The importance of discussing and planning end-of-life care

A medical emergency strikes. The ambulance comes and professionals start administering care. But what if that emergency is life or death and there’s no document to help doctors or family make critical decisions? It sounds dramatic, but sadly it’s a scenario continuing to play out across the state with far too many people in the mindset that end-of-life care happens solely in those critical moments before death.

But in reality, health care professionals say it can occur in the days, weeks, months and even years before dying. But how do you get people to talk about it, and better yet, to plan for it?

“We only have a little less than a third of our residents having that type of conversation when they’re in end-of-life, when they have a life-limiting illness. We’d like to see that number grow,” said Cathleen Bennett, president and CEO of the New Jersey Hospital Association.

A national poll from the Kaiser Family Foundation shows just one out of every 10 adults reported discussing their own end-of-life care wishes with a doctor, and it didn’t improve much with age. On top of that, only roughly one-quarter of all adults have written down their end-of-life medical wishes in a document. The vast majority are those aged 65 years and older.

That lack of clarity around patient preference has frequently resulted in expensive interventions. It can be care that’s inconsistent with patient wishes and unwanted aggressive treatment, according to the Governor’s Advisory Council report on end-of-life planning.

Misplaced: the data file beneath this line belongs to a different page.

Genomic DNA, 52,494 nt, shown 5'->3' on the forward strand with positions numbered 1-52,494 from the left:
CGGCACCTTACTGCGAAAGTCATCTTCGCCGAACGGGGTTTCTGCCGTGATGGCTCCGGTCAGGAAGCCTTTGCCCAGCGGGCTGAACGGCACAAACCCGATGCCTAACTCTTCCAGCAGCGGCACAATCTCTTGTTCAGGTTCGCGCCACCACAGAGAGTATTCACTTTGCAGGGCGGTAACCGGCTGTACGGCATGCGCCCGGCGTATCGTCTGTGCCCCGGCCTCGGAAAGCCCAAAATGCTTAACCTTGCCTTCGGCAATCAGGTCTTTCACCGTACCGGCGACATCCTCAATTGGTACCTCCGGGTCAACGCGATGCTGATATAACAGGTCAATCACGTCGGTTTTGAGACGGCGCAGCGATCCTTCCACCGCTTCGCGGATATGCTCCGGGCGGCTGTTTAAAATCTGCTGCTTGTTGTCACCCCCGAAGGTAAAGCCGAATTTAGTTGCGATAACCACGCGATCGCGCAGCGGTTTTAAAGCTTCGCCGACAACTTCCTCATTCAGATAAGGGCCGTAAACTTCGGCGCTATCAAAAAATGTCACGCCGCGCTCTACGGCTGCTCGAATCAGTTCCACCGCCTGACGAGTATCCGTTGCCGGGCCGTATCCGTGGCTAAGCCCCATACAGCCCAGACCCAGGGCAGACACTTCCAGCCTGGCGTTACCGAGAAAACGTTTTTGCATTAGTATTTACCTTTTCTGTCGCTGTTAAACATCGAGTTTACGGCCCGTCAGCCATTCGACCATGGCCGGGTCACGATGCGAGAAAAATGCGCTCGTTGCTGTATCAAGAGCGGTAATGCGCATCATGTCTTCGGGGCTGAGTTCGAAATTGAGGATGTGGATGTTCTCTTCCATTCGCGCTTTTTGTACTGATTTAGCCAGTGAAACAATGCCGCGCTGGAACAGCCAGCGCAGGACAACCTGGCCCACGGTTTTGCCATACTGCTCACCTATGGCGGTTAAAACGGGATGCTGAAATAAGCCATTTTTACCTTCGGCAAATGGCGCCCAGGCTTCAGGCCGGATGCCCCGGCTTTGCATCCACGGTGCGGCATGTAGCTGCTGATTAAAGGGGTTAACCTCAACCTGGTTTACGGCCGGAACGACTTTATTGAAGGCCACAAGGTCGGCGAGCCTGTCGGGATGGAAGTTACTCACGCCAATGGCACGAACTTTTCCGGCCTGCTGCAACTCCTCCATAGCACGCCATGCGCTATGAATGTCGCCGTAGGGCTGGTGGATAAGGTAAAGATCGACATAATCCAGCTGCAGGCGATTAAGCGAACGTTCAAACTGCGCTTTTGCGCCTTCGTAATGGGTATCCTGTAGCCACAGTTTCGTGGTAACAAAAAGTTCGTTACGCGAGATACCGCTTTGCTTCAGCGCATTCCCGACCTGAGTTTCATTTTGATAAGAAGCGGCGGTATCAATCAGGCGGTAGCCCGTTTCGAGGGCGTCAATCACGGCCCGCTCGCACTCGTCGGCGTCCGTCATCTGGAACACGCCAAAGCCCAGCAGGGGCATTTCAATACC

The state’s been emphasizing the use of several options to improve patient care, the most common being the advance directive. It’s a legal document with your medical choices that only goes into effect if its determined you’re unable to understand your diagnosis and treatment options.

The advance directive has two variations. One is the proxy directive, or power of attorney, where you appoint someone else to make health care decisions on your behalf, either temporarily or permanently. The other variation is the instruction directive, commonly called a living will. It includes your beliefs and values, along with instructions about life-sustaining treatment.

In 2011 legislation was signed creating the POLST, or practitioner orders for life sustaining treatment. This form, recently made available via an online registry, gives instructions for a range of life-prolonging interventions. It’s signed by a patient’s physician or advanced practice nurse and becomes part of their medical records. It follows a patient from one health care setting to another, including hospitals and even hospice.

RELATED: NJ to have registry for end-of-life wishes

What’s hospice? It’s both a place and a concept that helps people who are terminally ill live out their days comfortably. A team of trained caregivers provide physical and spiritual care — sometimes through the use of medicine, counseling and other means — either in the home or at a hospice facility.

Contrary to popular belief the service is not limited to the very end days of life and caregivers are also eligible for support. If the illness isn’t terminal, but still serious, palliative care is available. It focuses on relief from symptoms and stress with a goal to improve quality of life for both patient and family.

Despite the range of options, not enough residents are taking advantage of end-of-life care planning. While it’s no surprise that talking about death is wildly unpopular, the good news is that just talking about it won’t kill you.

On Thursday, March 21, NJ Spotlight hosts its first health care roundtable event of 2019 to discuss with an expert panel how to evolve and improve end-of-life care in the state.